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Thursday Sep 13, 2012

Banks' behaviour raises red flag for mortgage finance prospects

The South African Reserve Bank is concerned about the rapid rise in the banks' unsecured loans (30% up this year on the same period last year).

The Rawson Property Group warns that this trend should be carefully watched and not be allowed to slow down or influence bank home mortgage loans.

South Africa's financial press recently reported that the Reserve Bank has been in talks with all South African banks on this subject. Rawson's chairman Bill Rawson said this week that he is pleased that concern is being shown on this matter.

"It is," he said, "definitely one of the reasons, in my opinion, why the latest Economic Confidence Index shows a decline to 48, 6 (for the third quarter of this year) from 51, 2 for the second quarter. In effect, therefore, we have gone from a slightly positive to a slightly negative outlook.

"The banks," added Rawson, "have pointed out that short term unscheduled loans are more profitable, although more risky, than long term secured loans, such as home mortgages. They have said that apparently 'only' R335 billion, i.e. 8% of the total South African banks' debt, is in this category. Furthermore, another report has indicated the banks' appetite for this type of lending has definitely slowed down recently. Nevertheless, many people feel that the figure is dangerously high, especially when one considers how difficult it is to get a mortgage bond now - only 6% of South Africans currently have home mortgages."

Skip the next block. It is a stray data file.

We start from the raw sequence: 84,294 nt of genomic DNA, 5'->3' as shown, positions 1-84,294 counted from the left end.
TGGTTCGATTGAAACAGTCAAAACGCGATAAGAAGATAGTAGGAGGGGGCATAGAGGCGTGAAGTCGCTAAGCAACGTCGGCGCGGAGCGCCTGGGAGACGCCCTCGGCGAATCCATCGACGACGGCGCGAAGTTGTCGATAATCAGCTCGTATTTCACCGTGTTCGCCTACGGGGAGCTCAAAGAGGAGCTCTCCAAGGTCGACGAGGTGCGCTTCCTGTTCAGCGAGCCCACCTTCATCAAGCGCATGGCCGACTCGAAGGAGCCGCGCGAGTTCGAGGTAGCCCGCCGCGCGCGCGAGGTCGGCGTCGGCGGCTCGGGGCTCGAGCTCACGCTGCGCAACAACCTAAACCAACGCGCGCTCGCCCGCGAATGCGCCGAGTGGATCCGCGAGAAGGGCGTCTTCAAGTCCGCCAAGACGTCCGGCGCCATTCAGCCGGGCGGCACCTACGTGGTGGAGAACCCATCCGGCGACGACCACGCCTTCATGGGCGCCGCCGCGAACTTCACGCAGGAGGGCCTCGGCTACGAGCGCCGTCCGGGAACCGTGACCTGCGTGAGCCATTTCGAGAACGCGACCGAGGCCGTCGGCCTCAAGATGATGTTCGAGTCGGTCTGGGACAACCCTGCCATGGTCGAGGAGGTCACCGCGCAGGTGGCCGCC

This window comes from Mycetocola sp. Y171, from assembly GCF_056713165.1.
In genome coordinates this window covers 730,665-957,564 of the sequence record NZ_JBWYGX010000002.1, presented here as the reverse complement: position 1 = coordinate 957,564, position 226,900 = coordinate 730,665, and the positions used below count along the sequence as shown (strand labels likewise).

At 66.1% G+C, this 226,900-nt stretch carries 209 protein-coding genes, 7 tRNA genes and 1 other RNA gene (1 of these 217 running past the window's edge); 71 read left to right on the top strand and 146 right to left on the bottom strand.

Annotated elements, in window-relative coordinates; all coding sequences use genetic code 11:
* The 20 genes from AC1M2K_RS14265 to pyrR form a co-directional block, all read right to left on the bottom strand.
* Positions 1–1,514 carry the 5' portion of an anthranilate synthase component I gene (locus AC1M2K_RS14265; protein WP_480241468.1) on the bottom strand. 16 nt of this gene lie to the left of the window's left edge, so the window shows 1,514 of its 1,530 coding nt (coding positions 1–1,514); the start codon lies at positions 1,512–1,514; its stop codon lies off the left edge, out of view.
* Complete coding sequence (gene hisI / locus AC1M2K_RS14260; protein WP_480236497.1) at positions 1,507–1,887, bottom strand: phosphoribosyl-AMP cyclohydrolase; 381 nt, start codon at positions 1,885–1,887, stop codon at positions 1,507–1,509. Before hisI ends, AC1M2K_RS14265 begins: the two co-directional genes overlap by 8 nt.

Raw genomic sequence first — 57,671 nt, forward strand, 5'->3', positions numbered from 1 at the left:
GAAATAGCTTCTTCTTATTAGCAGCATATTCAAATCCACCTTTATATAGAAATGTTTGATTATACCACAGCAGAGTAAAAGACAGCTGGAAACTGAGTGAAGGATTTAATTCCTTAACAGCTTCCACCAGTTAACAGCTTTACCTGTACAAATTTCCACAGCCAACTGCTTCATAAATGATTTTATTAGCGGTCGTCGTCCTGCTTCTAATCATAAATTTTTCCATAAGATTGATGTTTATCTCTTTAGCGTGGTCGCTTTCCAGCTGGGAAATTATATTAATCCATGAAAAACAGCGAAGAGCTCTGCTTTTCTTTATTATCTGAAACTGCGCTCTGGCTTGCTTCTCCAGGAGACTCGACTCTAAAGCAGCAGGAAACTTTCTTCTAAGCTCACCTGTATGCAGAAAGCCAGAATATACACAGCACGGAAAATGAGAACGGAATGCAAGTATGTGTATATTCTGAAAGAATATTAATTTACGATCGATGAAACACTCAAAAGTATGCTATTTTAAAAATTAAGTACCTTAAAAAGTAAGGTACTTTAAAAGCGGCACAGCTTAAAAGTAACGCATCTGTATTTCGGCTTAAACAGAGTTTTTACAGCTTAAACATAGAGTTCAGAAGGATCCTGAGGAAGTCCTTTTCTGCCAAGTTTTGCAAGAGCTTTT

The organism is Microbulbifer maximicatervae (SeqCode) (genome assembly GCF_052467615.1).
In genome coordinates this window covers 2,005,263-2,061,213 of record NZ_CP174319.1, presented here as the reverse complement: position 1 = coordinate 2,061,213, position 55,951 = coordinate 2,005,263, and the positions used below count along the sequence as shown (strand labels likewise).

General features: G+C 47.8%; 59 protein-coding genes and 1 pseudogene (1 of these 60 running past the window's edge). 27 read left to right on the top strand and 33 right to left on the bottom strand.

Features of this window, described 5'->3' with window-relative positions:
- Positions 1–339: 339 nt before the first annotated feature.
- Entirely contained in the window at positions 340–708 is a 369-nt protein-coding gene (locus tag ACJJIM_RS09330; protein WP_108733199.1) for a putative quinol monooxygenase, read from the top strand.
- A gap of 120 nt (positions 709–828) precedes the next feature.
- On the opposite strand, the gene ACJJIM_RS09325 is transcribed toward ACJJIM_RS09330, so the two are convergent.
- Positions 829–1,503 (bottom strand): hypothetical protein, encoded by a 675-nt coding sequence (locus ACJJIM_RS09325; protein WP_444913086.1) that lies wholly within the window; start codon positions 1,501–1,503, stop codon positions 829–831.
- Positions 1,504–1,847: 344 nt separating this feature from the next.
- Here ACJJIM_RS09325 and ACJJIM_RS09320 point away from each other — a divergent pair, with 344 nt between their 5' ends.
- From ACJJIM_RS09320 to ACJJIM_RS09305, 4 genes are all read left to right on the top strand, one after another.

This 6%, added Rawson, has shocked the home-owning industry, who generally believed the figure to be closer to 15%. By way of contrast, he said, approximately 50% of all USA citizens are currently have home loans.

Of great concern, said Rawson, is also the fact that, as "Business Day" recently reported, a high percentage of those on unsecured loans appear to be public servants who get such loans more easily, as they are thought to be less in danger of losing their jobs than people in private enterprises.

Also of concern, said Rawson, is that the recent wage hikes have been well ahead of the inflation rate, encouraging more spending.

Another concern, said Rawson, is that many mortgage bond holders - including some first time home buyers - have been encouraged to take out high interest rate unsecured loans to cover their deposits and transfer fees.

"I need hardly point out that this is contrary to the banks' traditional policy, which was one of insisting that the borrower should show some real commitment by raising at least a 10% deposit or own equity," said Rawson.

The advocacy of short-term unsecured lending by the banks, said Rawson, is understandably driven by the need to show regular profit growth. Nevertheless, he says, somehow the banks must be 'cajoled' into feeling the same enthusiasm for home finance because home ownership leads to political stability and motivates people to become steady wage earners.

"At one stage in Europe many countries were offering large tax rebates to those who committed themselves to bond payments," said Rawson. "In today's economic climate that is simply no longer possible, but there must be some way of providing an extra incentive to work to obtain and pay off a home mortgage."

Rawson Properties Press Release

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